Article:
There is a strange correlation: most of the atheists I know are straight, yet when I post a pointless poll like this one, I know with near certainty which way the godless hordes of Pharyngula will try to skew it.
It goes further, too. We atheists tend to strongly favor women’s rights and equality in the marketplace, yet only about half of us are female. I could bring up an article like this one, in which conservative democrats demand that abortion services not be provided under universal healthcare, and I know how most of the progressive godless readers here will respond: with anger. You won’t be voting for Reps. Dan Boren (D-OK); Bart Stupak (D-MI); Colin Peterson (D-MN); Tim Holden (D-PA); Travis Childers (D-MS); Lincoln Davis (D-TN); Heath Shuler (D-NC) Solomon Ortiz (D-TX); Mike McIntyre (D-NC); Jerry Costello (D-IL); Gene Taylor (D-MS); James Oberstar (D-MN); Bobby Bright (D-AL); Steve Driehaus (D-OH); Marcy Kaptur (D-OH); Charlie Melancon (D-LA); John Murtha (D-PA); Paul Kanjorski (D-PA); and Kathleen Dahlkemper (D-PA) in the next election. Hey, Colin Peterson is my state representative; I’ll be writing him a pissed-off letter when I get home, and he has lost my vote.
It’s not just a selective reading on my part. Other sources, like Lavender Magazine, have noticed that the atheists in their communities have a rather reliable political and social position. Here’s a review of Atheists Talk radio (which is no more, I’m sorry to say).
Many radio programs broadcast locally are queer-inclusive. But aside from KFAI’s Fresh Fruit, which is total queer content, no program is as fully queer-supportive as Atheists Talk. Large time chunks have been devoted to Wayne Besen, the Fagbug, and Project 515. Plus, an organic queer sensitivity weaves throughout other segments, because of the atheist and democratic value that separates religion and state.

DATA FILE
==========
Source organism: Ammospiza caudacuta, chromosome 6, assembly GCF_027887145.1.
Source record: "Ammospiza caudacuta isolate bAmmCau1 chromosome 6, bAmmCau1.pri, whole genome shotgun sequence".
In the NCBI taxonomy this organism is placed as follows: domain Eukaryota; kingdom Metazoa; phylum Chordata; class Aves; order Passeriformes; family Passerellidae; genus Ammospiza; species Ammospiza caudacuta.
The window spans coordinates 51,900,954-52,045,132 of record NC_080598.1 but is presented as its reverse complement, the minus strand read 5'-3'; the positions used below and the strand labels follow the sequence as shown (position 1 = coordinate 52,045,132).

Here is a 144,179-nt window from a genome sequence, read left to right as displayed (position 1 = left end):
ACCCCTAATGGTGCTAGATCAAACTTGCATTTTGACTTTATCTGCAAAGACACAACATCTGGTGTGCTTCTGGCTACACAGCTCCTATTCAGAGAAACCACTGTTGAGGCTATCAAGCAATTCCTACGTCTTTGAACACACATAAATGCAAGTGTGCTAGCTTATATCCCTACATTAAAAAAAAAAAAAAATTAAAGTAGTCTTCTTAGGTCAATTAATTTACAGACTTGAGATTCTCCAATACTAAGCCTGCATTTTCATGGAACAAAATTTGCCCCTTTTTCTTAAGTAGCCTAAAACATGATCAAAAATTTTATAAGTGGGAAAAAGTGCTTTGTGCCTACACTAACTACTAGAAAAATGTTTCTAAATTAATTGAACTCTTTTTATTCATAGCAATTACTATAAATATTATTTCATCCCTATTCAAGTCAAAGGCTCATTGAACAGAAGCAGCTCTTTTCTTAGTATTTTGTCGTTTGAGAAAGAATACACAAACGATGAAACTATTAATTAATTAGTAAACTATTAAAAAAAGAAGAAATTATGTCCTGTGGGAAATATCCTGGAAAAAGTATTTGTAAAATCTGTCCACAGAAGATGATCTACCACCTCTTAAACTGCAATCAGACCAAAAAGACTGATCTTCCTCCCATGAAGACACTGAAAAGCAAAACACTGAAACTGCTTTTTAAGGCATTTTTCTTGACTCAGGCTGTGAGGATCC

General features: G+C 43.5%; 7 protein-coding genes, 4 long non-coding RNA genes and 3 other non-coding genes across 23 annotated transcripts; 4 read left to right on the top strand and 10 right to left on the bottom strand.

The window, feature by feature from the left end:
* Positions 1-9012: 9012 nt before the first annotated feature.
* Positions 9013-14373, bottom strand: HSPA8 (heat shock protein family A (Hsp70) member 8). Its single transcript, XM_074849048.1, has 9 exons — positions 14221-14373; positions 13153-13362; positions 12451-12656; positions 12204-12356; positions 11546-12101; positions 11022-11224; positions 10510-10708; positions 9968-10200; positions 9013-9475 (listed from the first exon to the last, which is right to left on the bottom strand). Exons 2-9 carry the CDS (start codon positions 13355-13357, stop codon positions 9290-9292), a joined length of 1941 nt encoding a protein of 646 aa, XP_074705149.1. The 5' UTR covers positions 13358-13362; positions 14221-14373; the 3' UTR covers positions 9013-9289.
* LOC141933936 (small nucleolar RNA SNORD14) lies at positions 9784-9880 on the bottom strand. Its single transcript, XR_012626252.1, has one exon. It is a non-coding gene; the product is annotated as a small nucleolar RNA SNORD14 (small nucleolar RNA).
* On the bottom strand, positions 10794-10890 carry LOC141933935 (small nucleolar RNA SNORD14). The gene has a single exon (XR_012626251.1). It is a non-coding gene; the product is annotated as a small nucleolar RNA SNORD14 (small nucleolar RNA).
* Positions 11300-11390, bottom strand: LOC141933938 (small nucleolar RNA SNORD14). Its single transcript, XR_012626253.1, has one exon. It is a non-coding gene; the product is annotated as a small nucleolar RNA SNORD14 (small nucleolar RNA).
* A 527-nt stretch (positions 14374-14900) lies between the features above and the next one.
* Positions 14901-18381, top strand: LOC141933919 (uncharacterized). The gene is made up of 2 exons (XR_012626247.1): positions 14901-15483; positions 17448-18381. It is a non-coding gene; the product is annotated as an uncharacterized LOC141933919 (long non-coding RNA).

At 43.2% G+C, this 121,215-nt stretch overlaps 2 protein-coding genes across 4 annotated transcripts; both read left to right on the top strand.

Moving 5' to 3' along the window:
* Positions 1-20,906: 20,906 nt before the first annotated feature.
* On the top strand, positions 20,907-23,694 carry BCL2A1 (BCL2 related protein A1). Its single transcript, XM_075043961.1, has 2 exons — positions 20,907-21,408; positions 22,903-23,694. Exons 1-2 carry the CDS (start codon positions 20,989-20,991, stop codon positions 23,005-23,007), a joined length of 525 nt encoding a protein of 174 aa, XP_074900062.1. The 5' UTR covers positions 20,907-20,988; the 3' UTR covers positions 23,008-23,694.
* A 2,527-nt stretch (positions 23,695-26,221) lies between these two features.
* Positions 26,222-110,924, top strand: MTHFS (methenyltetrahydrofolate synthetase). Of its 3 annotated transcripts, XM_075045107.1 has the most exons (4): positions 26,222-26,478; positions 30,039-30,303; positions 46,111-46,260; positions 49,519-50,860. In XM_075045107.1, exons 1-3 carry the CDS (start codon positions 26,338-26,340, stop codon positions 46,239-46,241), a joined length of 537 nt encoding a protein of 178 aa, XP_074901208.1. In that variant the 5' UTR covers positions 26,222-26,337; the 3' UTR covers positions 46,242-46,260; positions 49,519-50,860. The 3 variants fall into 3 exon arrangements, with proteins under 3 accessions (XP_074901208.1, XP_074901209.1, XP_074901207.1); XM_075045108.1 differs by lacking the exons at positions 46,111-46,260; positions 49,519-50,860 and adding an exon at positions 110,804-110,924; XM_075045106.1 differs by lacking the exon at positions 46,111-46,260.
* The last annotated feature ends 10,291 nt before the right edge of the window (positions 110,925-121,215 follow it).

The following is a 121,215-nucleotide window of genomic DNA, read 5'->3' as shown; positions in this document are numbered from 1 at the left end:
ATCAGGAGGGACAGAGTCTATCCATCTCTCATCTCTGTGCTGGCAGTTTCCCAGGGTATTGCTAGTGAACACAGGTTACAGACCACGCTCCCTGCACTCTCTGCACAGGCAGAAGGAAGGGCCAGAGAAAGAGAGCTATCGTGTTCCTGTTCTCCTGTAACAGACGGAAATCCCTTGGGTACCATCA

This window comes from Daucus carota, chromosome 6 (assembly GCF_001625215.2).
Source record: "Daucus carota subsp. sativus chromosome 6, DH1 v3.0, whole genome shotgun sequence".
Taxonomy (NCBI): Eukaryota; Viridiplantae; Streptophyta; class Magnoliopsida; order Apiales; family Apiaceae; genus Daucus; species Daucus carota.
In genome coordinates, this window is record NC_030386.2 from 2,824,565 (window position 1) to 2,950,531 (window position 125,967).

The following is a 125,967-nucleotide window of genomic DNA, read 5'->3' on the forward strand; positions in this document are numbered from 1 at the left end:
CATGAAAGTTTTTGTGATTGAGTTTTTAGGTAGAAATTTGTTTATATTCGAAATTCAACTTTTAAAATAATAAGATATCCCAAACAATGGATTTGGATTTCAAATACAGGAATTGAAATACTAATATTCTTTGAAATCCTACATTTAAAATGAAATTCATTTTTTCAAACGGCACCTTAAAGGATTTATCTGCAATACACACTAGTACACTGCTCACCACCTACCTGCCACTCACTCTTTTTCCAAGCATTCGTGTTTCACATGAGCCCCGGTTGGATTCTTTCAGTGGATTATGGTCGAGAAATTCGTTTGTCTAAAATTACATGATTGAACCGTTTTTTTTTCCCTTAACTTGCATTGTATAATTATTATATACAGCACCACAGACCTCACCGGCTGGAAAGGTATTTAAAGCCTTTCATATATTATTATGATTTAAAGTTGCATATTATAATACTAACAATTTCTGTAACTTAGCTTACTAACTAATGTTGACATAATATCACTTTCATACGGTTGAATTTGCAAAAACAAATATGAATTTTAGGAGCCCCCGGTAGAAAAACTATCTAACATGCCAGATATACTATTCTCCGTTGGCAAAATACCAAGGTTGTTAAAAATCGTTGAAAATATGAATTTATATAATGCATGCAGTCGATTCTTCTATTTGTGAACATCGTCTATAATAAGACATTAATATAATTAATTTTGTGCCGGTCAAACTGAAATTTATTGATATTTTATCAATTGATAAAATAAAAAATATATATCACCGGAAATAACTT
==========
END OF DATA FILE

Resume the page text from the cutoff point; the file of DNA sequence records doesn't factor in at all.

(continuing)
Host Mike Haubrich thinks “religious institutions that suppress the rights of GLBT folks are using their beliefs as justification for an underlying homophobia. By using the Bible as an absolute moral guide in legislating issues related to marriage and other societal benefits that should be recognized as being granted by such a basic document as the Declaration of Independence, they are demonstrating precisely the effects of church-state entanglement that James Madison was warning against. The state should not be used as a sledgehammer to enforce a particular religious code, and an individual’s sexuality should not be subject to the whims of religious interpretation.”
Contributor August Berkshire observes, “Americans are proud of our ideals of liberty and equality. Why then are some people shocked when these ideals are applied to people of color, women, and sexual minorities? Are some citizens ‘more equal’ than others?”
People dependent on religion like to claim that atheism is just another religion, and they argue that we can’t know that we’d have a better society if we got rid of god (and usually go the other way and claim we’d be immoral without our imaginary cosmic policeman in the sky), but you know, I look around at all the atheist communities springing up around the country, and I see the people who are most committed to tolerance and equality joining them, and I am convinced. A godless America would be a better America, one more committed to the Enlightenment ideals that accompanied its founding, one that would actually have some ideals and principles that would make it a better place to live for everyone.